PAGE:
The Jeep Honcho was a Gladiator pickup with the Honcho trim package applied to it. This was made available to customers between 1976 and 1983. It included a roll bar, Levi's interior, and special decals.

The GTX was another performance model made by Plymouth and marketed more at the mature buyer. It was built between 1967 and 1971.

Produced between 1971 and 2014 and over five generations, the Honda Life is a name badge used on city cars and microvans produced by Honda. The first generation was available as a three-door van or two- or four-door hatchback. It was powered by a 356cc engine.

An Australia-only model, the Charger, a two-door muscle car, was produced between 1971 and 1978. Eight different model types were marketed during those seven years.

The Cortina was a product of Ford Britain and found throughout Europe between 1962 and 1982. It was extremely popular and the top seller in the United Kingdom in the 1970s, particularly the third generation, produced from 1970 to 1976.

The Rebel, particularly the 1970 models, took AMC straight into the muscle car fight. This was a real looker, blessed with a muscle car stance. With “Up with the Rebel Machine! as AMC's slogan for the car, they were certainly trying to buy into the younger market. The Rebel was very popular in the early '70s.

The first generation of BMW's famed 3 series was released in 1975 and remained in production until 1983. More than 1.3 million were built and included a convertible model designed with the help of Baur Coachbuilders.

More than 30,000 of these fastback coupes were built by Audi from 1969 to 1976. It was noted for its slanting back section. The 100 Coupe S was powered by a 1.8-liter engine coupled to a 4-speed manual gearbox.

The Grand Sport 455 is considered by many experts to be one of the greatest muscle cars ever built. This car was powered by a 7.6-liter engine capable of producing 350 brake horsepower.

First marketed in Europe as the Hillman Avenger, this four-door small family car received Chrysler branding from 1976 to 1979. From 1971 to 1973, before it received its Chrysler badge for the European market, it was sold in America as the Plymouth Cricket. Three models of the Avenger were available to the motoring public - LS, GL, and GLS.

With more than 30 years of production, the 80 was a stalwart of the Audi fleet. In that time, Audi produced five generations. The second generation, produced from 1972 to 1978, came as a two- or four-door sedan or five-door wagon. More than 1 million were built.

This model has been produced by Honda since 1977. The Acty is available as a two-door microtruck or five-door minivan.

A mid-sized car model produced by Ford from 1968 to 1976, the Torino's most popular layouts included the two-door sedan. Ford also produced a few Torino models with higher performance specs. Most were powered by a 7-liter 'Cobra Jet' engine and were considered to be muscle cars in the 1970s.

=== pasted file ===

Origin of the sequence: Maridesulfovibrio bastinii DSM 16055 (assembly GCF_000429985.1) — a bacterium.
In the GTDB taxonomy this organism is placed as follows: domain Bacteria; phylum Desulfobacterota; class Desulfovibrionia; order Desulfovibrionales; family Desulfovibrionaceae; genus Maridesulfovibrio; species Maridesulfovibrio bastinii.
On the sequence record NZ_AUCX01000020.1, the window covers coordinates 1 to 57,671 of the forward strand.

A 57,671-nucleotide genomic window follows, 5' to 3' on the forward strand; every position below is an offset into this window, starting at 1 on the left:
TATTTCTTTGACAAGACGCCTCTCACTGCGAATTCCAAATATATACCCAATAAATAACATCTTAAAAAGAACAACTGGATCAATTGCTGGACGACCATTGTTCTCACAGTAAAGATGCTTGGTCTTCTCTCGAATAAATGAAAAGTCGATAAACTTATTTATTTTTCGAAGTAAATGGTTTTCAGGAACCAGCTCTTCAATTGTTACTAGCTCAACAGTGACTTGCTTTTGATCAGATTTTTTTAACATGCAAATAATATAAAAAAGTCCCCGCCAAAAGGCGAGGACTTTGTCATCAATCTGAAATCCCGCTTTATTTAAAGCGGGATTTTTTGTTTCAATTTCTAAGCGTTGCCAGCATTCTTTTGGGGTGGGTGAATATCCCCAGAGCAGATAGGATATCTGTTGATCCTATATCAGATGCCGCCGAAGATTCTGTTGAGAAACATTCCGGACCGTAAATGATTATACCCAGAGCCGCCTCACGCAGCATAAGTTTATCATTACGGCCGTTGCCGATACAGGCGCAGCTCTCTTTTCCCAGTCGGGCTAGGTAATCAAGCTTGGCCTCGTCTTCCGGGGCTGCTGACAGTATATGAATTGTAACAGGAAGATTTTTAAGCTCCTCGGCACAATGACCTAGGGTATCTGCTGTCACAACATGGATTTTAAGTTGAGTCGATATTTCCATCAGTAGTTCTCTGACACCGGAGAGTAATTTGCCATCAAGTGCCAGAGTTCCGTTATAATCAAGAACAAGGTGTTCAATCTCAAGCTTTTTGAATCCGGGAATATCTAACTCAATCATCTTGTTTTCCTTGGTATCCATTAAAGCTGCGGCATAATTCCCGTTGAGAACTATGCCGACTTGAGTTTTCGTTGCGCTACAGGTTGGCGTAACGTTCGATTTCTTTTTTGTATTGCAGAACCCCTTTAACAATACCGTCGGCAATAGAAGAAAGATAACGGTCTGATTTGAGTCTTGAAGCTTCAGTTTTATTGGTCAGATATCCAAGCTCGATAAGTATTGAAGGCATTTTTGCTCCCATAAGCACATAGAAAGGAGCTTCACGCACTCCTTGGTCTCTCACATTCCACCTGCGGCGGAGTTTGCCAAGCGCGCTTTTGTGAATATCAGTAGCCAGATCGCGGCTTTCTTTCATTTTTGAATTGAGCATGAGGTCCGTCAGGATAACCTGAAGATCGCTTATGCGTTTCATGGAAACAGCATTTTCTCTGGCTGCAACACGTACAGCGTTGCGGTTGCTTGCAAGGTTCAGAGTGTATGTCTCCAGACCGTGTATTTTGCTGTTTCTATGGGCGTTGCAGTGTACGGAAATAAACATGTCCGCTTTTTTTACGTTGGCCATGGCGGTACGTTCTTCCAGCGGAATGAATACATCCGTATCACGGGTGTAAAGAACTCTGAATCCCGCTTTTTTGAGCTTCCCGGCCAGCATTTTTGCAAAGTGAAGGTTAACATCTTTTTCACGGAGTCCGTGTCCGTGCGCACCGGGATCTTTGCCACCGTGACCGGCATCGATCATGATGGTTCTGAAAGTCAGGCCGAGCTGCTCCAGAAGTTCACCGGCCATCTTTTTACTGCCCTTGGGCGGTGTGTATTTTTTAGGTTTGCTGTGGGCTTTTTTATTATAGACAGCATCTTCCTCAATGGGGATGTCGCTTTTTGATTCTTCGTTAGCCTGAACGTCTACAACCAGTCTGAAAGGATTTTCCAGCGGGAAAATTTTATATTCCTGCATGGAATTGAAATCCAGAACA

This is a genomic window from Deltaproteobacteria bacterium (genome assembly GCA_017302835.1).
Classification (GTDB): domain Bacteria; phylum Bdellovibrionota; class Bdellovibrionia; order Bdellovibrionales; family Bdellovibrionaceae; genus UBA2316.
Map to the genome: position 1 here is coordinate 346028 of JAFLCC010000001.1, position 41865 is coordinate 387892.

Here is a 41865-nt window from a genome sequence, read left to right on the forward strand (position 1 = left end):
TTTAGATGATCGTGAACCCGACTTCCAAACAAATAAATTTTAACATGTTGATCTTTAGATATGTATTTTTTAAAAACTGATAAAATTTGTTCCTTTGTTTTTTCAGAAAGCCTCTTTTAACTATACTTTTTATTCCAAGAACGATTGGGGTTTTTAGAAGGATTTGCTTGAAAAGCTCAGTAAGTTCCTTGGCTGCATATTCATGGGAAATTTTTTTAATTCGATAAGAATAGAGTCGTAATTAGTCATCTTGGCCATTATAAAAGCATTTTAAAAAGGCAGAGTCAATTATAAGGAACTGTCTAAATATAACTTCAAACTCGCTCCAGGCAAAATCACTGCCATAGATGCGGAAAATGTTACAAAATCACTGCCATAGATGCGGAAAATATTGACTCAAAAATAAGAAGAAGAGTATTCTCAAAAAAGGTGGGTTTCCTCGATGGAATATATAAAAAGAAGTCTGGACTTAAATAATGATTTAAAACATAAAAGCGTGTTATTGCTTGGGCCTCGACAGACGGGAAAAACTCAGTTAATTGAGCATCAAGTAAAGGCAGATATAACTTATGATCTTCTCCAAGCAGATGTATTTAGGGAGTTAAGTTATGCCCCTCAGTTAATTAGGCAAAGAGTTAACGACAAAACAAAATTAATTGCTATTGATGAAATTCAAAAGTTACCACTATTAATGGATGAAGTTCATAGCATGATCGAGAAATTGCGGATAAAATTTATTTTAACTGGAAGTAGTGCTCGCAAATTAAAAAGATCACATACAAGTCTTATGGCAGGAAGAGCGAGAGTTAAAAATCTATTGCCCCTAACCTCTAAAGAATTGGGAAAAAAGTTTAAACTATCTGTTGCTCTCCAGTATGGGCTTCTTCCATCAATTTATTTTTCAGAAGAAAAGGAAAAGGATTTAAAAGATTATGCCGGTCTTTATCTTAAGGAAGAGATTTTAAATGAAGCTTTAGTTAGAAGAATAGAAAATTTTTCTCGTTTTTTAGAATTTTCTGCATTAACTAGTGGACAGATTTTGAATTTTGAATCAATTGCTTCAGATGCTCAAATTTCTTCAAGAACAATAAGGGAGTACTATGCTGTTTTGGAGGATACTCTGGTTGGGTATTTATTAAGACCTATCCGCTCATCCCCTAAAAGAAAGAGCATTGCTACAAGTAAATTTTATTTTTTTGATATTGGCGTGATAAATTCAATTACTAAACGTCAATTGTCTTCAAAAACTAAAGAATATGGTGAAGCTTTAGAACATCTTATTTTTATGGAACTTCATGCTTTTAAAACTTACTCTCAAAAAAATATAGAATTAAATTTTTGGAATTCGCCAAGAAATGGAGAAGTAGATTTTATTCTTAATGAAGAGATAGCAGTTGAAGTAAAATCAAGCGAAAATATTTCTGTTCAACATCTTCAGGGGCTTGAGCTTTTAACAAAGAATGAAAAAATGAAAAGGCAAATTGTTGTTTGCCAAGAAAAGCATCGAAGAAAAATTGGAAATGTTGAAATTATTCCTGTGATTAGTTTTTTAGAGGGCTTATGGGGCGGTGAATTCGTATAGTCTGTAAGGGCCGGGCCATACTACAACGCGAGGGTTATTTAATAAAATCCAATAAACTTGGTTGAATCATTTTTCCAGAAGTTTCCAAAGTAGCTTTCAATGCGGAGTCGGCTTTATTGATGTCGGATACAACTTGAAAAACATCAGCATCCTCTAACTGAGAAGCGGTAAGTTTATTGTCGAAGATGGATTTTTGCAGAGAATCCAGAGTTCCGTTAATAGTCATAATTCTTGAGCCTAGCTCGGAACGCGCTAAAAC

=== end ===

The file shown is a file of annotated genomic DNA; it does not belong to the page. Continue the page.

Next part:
This full-sized station wagon was produced by Chevrolet over two periods - first from 1958 to 1961 and again from 1969 to 1972. The top-of-the-range models in 1972 was powered by a 7.4-liter V8 engine.

A small off-road option, the Jimny has been produced by Suzuki since the 1970s with the third generation of the marque currently available. The first generation, produced until 1981, gave Suzuki its first taste of global success on the vehicle front.

A range of cars produced in the late 1960s and early 1970s, the 140 series were available as two-door and four-door sedans as well as a five-door station wagon. They were either powered by a 1.8 or 2.0-liter engine.

The first-ever mid-engined Ferrari, the 512 was introduced in 1971.

Produced from 1968 to 1971, this muscle car was based on the two-door Coronet.

Built between 1966 and 1970, the S800 sports car featured as either a two-door roadster or coupe. More than 11,000 were produced.

With sales of 2.8 million over a 12-year period, the Chevette served Chevrolet well in the subcompact class. In fact, in 1979 and 1980, it was the best selling small car in the United States.

The Granada was marketed as a mid-sized car in the United States between 1975 and 1982. It came in many guises, including a two- and four-door sedan, station wagon, and a two-door coupe. The Grenada was also sold in Europe.

Built between 1971 and 1972, the FF1 G was a subcompact vehicle available in a number of body styles, including two-door coupe, four-door sedan or five-door wagon.

Produced between 1973 and 1975, the Apollo from Buick was availabe as a two-door coupe and hatchback and a four-door sedan. The most powerful engine option available to the Apollo was a 350 cubic inch 5.7-liter V8.

Introduced by BMW in 1975, the 3 series was an immediate winner for the German car maker.

A two-door coupe, the Lincoln Mark IV was in production for four years, from 1972 to 1976. It proved to be fairly popular.